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La herramienta de tallado personalizada de Heimatec incluye una fuerte estructura de rodamiento que le ayuda a Gurecky a obtener ángulos de hélice de 45 grados.
El engrane a la izquierda cuenta con un ángulo de hélice de 45 grados y dos ángulos de hélice de 23 grados, con orientación izquierda y derecha.
De derecho a izquierda, John Dorman, presidente, Bob Lorquet, vicepresidente, y Robert Kight, operario de primera clase, parados al frente de la máquina multifuncional NLX 2500SY/700 de Gurecky. La máquina personalizada tiene la capacidad de actuar como torno CNC convencional y mecanizar engranes helicoidales al mismo tiempo.
As the competitive nature within a market increases, so does the need for increased productivity and throughput by handling the parts less. One way to meet this need is to accomplish more operations in one setup. Gurecky Manufacturing Services Inc. of Rosenberg, Texas, decided to enhance its manufacturing operations by purchasing a machine that could act as a regular CNC lathe and machine helical gears at the same time. However, a custom hobbing tool from Heimatec Inc. (Prospect Heights, Ill.) was necessary to achieve a desired 45-degree helix angle.
Gurecky was founded in 1983. Today, the company operates out of a 43,000-square-foot facility, serving the oil, gas and energy industries. The company produces multifaceted precision parts ranging from prototypes to mass production. To remain competitive, Gurecky constantly invests in advanced manufacturing equipment. For example, since buying its first DMU 50 ecoline from DMG Mori (Hoffman Estates, Ill.), the company has moved production from traditional vertical machining centers (VMCs) to the more versatile five-axis DMG Mori machines.
In late 2012, Gurecky President John Dorman decided it was time to purchase a CNC machine specifically for gear hobbing. The company approached DMG Mori Ellison Technologies and decided to install its customized multifunctional NLX 2500SY/700 with the ability to hob gears. What made this particular application challenging was the fact that Gurecky needed to machine helical gears at a 45-degree angle. This was a problem because standard hobbing units only allow ±30 degrees of helix angle adjustment due to loss of rigidity.
Undaunted by the task, Heimatec said it could design a custom hobbing tool with ±45 degrees of adjustment to use in conjunction with the new machine. According to Preben Hansen, president of Heimatec, lathes and their coordinating controls are more sophisticated these days, so a dedicated hobbing machine isn’t always necessary. “As long as the machines can handle it, we can build a tool to do it.”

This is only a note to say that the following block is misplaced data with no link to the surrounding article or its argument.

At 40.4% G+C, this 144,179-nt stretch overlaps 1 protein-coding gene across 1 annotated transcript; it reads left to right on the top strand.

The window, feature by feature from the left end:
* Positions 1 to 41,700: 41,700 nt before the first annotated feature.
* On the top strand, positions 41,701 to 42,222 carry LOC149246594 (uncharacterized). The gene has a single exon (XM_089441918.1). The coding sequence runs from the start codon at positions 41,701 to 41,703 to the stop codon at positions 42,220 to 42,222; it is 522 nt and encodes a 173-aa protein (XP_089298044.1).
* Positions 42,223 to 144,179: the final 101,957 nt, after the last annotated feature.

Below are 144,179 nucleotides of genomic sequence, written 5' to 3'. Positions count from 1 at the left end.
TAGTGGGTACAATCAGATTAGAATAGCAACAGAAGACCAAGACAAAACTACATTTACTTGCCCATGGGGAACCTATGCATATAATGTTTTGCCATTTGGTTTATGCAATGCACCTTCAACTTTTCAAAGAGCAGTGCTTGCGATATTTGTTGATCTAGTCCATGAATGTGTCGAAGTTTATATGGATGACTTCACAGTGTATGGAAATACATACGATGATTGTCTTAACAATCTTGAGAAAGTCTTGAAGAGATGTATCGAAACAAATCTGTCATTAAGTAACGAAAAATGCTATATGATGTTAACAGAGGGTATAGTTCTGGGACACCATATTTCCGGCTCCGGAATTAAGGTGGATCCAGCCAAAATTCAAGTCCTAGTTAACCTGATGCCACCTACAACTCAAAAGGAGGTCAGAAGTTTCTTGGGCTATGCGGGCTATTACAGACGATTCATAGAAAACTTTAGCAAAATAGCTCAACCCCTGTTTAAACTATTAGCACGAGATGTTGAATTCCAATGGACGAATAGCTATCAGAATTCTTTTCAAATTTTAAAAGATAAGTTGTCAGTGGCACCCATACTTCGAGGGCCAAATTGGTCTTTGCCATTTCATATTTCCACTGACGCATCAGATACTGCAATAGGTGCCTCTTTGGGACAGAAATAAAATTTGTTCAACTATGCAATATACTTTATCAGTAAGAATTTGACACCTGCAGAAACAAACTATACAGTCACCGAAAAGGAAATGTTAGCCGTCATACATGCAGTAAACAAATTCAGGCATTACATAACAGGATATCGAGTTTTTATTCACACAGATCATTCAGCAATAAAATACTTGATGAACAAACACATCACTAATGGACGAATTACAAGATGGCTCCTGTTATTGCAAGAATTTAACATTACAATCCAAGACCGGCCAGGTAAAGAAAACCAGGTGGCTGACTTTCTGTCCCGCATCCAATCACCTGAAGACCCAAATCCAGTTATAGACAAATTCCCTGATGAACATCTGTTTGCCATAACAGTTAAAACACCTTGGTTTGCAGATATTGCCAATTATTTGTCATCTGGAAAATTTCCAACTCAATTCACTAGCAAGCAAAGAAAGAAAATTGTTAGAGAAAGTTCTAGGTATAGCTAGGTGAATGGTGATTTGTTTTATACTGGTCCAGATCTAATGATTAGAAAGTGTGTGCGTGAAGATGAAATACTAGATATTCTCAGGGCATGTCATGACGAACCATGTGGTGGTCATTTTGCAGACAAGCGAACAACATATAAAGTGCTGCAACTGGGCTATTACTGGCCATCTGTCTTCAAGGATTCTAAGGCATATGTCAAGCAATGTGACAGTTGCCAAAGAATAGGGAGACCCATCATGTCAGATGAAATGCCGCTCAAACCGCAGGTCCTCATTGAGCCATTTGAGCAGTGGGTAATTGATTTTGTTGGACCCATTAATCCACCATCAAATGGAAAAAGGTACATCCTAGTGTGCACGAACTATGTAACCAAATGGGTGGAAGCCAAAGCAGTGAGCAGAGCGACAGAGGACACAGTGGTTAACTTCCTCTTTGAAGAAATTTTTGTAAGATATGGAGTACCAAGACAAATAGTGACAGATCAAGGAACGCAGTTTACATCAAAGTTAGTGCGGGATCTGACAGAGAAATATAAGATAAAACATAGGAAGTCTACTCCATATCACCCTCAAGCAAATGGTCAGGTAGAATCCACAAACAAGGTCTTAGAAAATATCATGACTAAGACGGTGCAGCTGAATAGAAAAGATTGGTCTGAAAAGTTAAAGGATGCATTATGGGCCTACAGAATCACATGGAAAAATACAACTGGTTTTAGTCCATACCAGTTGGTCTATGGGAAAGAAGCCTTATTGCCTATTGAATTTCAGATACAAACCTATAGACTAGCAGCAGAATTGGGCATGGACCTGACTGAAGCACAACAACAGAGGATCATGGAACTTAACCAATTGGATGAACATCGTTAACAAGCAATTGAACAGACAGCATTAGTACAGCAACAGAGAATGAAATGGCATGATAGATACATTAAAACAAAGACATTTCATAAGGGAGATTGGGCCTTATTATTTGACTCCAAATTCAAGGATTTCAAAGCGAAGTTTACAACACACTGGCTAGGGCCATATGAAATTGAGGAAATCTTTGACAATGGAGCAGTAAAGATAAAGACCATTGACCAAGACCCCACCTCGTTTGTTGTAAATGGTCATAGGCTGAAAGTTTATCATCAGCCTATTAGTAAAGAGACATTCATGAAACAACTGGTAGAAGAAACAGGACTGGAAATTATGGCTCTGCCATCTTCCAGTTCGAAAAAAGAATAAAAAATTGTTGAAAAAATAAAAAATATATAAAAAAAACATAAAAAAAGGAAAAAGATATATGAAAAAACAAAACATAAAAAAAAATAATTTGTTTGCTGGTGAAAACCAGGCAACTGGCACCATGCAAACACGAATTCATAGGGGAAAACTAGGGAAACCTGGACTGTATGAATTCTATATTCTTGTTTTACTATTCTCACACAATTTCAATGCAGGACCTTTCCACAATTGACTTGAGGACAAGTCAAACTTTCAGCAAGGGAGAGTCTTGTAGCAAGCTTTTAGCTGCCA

After a few months of testing, the tool was complete and ready to be put to work. Rigidity is the key to tackling this difficult machining operation, he says. “It’s a pretty difficult operation, and when you’re twisting that tool, there’s a lot of leverage. You have to be concerned with the rigidity of the tool. When you’re turning at 45 degrees and milling at the same time, you tend to lose rigidity,” he says.
To combat this loss, Mr. Hansen says Heimatec’s hobbing units are designed with a strong bearing structure. In turn, this structure provides the rigidity necessary to reduce backlash and increase tool life. It also increases the performance of the hobs that do the cutting, he says.
The hobbing unit can run at 3,000 rpm and provide 63 Nm of torque. “One of the things we do to help is increase the torque through a gear reduction,” Mr. Hansen says. “Many times, it’s a 1:1 ratio, and we go 2:1. So if its 3,000 rpm into the tool, the tool only rotates at 1,500 rpm. So we increase the torque output by gearing down the tool.”
Heimatec and DMG Mori Ellison Technologies set up the hobbing attachment, wrote the program code and started cutting the 45-degree helical gears in a quarter of the time that it took in the past. Completing more operations in one setup has been a major time saver for Gurecky. Previously, the part would be turned on the lathe, then taken off and set up for a secondary hobbing operation. The hobbing operation alone took one to two hours. Now, the company can machine precision parts on the CNC lathe using the custom hobbing unit in 8 to 10 minutes, start to finish. Another benefit of the single setup is that scrap has been reduced from about 10 percent to 1.6 percent, greatly improving overall efficiency and the company’s bottom line.
Along with the increased adjustment angle, Heimatec designed the custom hobbing tool to be interchangeable, which enables Gurecky to use different arbor sizes. The company can put a different kind of hob in the unit and switch to a different part fairly simply. According to the company, this feature has saved more than $200,000.blog comments powered by Disqus